live your life

Sequestered in an upstairs parlor at 7th and Market Street in Philadelphia, Thomas Jefferson put quill to parchment and began to draft the Declaration of Independence. The week had been steamy hot, and as the humidity increased, its suffocating tentacles surrounded one of the Founding Fathers – the gentleman from Virginia. 

Jefferson embodied brilliance. He had an extensive library reflected in his disparate interests which ranged from winemaking to Greek and Roman history. As he began to write, he couldn’t pull from his reference books – there were none in that room. Just his thoughts, and that was all he would need. He wanted to maintain a purity of message. 

His objective was to be original and to “place before mankind the common sense of the subject.” Originality garners attention because it’s different, but it makes a difference when it generates value. What was produced with the small alterations of the other Founding Fathers was probably the most significant part of the Declaration: 

“We hold these truths to be self-evident, that all men are created equal, that they are endowed by their Creator with certain unalienable rights, that among these are life, liberty and the pursuit of happiness.” 

Your obligation in life is to live your life, as far removed from the limits of your fears as possible. It takes resolve to lead your life, it demands courage to live it. I mean live YOUR life, not someone else’s idea of what your life should be – that would be existence by proxy. 

Life, liberty and the pursuit of happiness are unalienable rights that we each have an obligation to pursue. Happiness comes at a cost – the conditions that foster it are the product of vision, sacrifice, resolve and continued improvement. 

I am writing to the person who is determined to create a better way – who takes personal responsibility for finding or making their way – who is prepared to do the internal work to move forward in spite of fear. Those people who are ready for the quest that is emergence to a life lived without regret.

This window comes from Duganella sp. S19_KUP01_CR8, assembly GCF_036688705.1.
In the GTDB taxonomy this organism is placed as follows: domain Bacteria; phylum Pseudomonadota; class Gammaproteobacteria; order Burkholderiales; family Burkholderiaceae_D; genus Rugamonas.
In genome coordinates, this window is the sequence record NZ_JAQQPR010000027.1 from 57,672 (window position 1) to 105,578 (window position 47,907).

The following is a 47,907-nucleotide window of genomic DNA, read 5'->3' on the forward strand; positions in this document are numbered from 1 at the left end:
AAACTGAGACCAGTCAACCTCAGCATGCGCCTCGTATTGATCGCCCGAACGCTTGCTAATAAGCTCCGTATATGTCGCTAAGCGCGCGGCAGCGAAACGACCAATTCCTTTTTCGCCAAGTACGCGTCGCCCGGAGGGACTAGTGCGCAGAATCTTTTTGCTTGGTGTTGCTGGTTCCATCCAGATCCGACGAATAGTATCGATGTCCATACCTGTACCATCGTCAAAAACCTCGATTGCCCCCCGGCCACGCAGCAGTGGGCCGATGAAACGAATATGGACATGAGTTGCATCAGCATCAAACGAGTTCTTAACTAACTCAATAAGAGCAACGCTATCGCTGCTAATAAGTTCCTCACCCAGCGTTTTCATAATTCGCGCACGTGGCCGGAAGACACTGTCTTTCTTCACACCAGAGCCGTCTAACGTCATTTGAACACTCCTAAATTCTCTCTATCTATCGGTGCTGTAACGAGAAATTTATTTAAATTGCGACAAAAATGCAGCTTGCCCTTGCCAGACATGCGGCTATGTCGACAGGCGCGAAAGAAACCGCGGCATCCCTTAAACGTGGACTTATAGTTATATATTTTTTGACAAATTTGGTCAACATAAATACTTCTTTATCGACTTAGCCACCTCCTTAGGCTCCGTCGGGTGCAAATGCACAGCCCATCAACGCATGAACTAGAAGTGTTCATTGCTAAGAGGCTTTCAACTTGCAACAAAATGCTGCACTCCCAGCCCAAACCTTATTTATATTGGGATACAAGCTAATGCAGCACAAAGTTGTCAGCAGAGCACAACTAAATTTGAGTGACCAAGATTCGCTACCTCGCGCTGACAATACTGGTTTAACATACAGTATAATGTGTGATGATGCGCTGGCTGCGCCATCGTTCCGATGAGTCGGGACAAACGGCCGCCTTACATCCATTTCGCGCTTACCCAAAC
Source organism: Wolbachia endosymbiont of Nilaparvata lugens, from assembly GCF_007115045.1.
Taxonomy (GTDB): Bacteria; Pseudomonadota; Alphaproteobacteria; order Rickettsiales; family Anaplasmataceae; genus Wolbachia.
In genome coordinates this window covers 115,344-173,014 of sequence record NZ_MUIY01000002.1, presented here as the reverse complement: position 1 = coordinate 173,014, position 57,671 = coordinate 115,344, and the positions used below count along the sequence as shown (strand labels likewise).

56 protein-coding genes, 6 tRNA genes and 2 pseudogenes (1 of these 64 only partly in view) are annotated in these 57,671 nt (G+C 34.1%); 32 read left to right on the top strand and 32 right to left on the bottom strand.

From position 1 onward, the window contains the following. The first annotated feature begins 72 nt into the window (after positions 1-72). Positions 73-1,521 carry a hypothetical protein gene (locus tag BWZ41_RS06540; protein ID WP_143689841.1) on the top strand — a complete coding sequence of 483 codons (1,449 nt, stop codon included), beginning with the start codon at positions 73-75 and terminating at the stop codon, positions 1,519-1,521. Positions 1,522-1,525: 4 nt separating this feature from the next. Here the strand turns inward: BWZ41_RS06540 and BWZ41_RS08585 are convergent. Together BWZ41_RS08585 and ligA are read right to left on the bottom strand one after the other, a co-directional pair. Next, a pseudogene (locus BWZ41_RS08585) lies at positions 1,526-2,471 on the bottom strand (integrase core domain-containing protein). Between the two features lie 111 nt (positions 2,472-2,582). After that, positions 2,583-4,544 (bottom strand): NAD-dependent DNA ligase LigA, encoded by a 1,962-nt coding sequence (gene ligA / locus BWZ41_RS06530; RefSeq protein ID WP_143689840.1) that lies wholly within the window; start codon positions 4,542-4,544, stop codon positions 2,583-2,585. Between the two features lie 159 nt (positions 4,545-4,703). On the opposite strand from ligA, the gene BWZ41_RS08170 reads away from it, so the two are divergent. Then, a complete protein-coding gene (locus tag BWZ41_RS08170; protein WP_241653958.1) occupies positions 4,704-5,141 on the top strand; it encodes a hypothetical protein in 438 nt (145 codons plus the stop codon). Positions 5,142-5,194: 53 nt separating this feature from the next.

Those who emerge and live life must first learn to lead their life. They will find that liberty is freedom, and freedom involves choice, and the courage to act upon those choices. Happiness 

ensues when you pursue your freedom with self-responsibility, the best-informed choice and the willingness to extend beyond your known comfort. You must transcend what you think is certainty and risk to gain the reward. 

Engaging with people who are passionate inspires the passion in those who hold this often- elusive ineffable gift as precious. The discourse is often an indelible experience. Passion is found in the pursuit of that which embodies the quality of a person’s life. The quality of life, in part, is about the pursuit of one’s passions, the enjoyment of the process, and the ability to cherish the reward. If we are to live a life of meaning, we must limit our attempts to define the meaning of life and choose to live life. 

To merely exist in a world of comfort and caution is like living by proxy. It is like assigning responsibility for your life to another person or surrendering to the whims and caprice of society at large. You will watch your life go by if you abrogate your right and obligation to live. If you are to live, live passionately. 

Invest and immerse yourself in the process of life. If you walk up to the pool and dip your toes in but never take the plunge, you will never learn to swim. Will you choose to dive in headfirst, immersed and invested? Learn how to swim. We must extend the effort and attempt to share the knowledge with those who will give back and contribute. When we share the collage of experience and encourage the beginning or continuation of a quest for improvement, we can provide for the betterment of the whole. 

You (and I) are here for a relatively short time. Live with no regrets. Engage with your foot pressing the proverbial pedal to the metal, with your tongue sensitive to the honeyed drops of rain. Listen with your ears deaf to dissension and your spirit untarnished by jealousy’s disease. Know when to use your heart to hear, your mind to drive, and your visceral instincts to steer. 

Capture each moment by allowing your eyes to become portals to your soul. Live life; savor it as the finest nectar. Overcome the fear and have the will to engage, summoning the wisdom to know when and with whom you choose to associate. 


ABOUT BILL WOODITCH. After spending a year at a dead-end job with a foreclosed future, Bill Wooditch created his renowned “Always Forward” mindset and forged his way from the impoverished backwoods of western Pennsylvania to create a multi-million-dollar company, which he continues to lead today. 

He is the author of “Always Forward” and “Fail More,” a Wall Street Journal bestseller. The hard-won lessons he shares in his books and keynotes are designed to shorten the distance between where you are now and where you are determined to go in the future. Find him at billwooditch.com.